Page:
We prepare to watch “Jeopardy!” these days with a feeling of nervous trepidation.
We wonder and worry how Alex Trebek will look and sound in the last remaining shows airing currently that were taped some time before his death on Sunday, November 8 from pancreatic cancer at age 80.
Our concern for his demeanor stems from the affection we long-time “Jeopardy!” watchers had and still have for him.
The last thing we want to see or hear when watching “Jeopardy!” in these weeks of the final shows he hosted are signs that he was suffering or in pain, or otherwise struggling to carry on in a very demanding job while also waging a battle with a very tough form of cancer that he would eventually lose.
The experience of watching him since Monday, November 9 has been nothing less than awe-inspiring. Other than a speaking voice that comes across as raspy at times, Trebek in these shows seems the same as he ever was.
In his role as host, he performs so magnificently that it is easy to forget he was a man in the later stages of cancer.
How late into his illness he worked is a little difficult to determine. According to a news release from the show on November 8 that announced his death, Trebek's “last day in the studio was [Thursday] October 29.”
Whether he taped any shows that day -- just 10 days before his death -- was not specified. Still, he apparently worked up to and possibly including that date for just shy of 18 months since announcing his pancreatic cancer diagnosis on March 6, 2019. This is an astonishing achievement.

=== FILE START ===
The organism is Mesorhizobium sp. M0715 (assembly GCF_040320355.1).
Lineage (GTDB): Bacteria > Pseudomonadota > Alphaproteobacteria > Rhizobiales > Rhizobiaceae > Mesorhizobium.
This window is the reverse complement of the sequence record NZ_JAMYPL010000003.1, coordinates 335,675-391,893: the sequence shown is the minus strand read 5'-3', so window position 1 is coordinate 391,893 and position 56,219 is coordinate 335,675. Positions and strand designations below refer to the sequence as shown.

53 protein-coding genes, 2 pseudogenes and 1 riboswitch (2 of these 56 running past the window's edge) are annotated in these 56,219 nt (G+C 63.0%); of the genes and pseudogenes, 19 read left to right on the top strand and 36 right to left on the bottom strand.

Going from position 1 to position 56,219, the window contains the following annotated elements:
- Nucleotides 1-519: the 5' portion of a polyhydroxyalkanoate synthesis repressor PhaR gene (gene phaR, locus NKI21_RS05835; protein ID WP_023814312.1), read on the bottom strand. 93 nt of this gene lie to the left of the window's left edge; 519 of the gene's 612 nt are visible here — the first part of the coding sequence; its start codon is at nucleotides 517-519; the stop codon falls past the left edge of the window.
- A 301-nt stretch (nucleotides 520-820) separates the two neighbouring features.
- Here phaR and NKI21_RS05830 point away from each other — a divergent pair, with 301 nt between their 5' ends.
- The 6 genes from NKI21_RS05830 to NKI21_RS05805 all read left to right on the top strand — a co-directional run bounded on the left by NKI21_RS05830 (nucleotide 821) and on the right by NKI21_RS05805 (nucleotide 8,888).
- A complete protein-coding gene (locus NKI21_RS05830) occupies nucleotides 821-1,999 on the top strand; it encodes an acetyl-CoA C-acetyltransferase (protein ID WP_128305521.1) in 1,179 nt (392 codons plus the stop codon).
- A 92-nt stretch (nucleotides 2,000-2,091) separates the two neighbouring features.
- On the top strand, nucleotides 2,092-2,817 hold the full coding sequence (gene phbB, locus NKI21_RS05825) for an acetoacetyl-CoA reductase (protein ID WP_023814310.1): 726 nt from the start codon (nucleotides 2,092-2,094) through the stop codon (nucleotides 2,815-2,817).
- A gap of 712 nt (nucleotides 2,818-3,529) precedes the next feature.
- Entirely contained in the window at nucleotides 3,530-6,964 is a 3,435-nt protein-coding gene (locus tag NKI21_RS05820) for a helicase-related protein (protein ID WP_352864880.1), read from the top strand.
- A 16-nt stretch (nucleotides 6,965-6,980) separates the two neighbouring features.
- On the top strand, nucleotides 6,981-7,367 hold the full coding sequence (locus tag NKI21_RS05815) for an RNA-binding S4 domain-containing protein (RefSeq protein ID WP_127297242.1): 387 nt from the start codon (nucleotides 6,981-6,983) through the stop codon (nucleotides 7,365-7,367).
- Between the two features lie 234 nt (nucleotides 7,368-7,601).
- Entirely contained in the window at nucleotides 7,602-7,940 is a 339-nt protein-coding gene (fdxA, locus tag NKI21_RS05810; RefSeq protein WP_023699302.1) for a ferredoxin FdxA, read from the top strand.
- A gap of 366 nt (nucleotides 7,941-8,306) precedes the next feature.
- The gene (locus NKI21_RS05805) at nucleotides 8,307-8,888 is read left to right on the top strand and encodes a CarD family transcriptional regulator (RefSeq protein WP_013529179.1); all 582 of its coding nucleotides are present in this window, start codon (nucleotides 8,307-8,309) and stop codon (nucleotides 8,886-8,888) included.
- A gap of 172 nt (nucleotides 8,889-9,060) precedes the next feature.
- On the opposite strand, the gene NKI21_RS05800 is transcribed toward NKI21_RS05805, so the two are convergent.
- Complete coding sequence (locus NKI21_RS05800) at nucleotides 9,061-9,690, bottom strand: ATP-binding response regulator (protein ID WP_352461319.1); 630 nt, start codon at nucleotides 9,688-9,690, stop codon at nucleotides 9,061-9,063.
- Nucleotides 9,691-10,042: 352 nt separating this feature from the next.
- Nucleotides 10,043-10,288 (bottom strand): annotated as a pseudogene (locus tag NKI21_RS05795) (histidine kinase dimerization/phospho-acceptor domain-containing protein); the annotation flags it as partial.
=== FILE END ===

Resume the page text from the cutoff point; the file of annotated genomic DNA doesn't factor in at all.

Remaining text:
And now, counting today's show (on Wednesday, December 16), there are only eight new Alex Trebek episodes left to air -- three this week, and the remaining five scheduled to air in the first full week of the new year -- Monday, January 4 through Friday, January 8.
Starting next week, for the final two weeks of 2020 -- Monday, December 21 through Friday, December 25 (Christmas Day), and Monday, December 28 through Friday, January 1-- the show's producer, Sony, and syndicator, CBS Television Distribution, are providing stations with “10 of his best episodes” as a way of honoring him, according to a news release from November 23.
That was the news release that announced that in accordance with Trebek's own wishes that the show go on without him, tapings of new episodes would start up on Monday, November 30.
“Jeopardy!” all-time champion Ken Jennings, who was named a consulting producer on the show in September, would step in as the first of a series of guest hosts, the news release said.
This news fueled speculation that Jennings would emerge eventually as Trebek's permanent replacement. But no announcement about that has yet been made, or even hinted at by Sony or CBS.
The shows hosted by Jennings are scheduled to start airing on Monday, January 11, which will also mark the beginning of a new era in “Jeopardy!” without Alex Trebek, who was the show's only host since 1984.
Thankfully, “Jeopardy!” is not the kind of show that is dependent for its survival on a single star personality, no matter how closely Trebek became associated with the show. Trebek himself knew this better than anyone.
With his blessing, the show will go on. Alex Trebek will be gone, but not forgotten.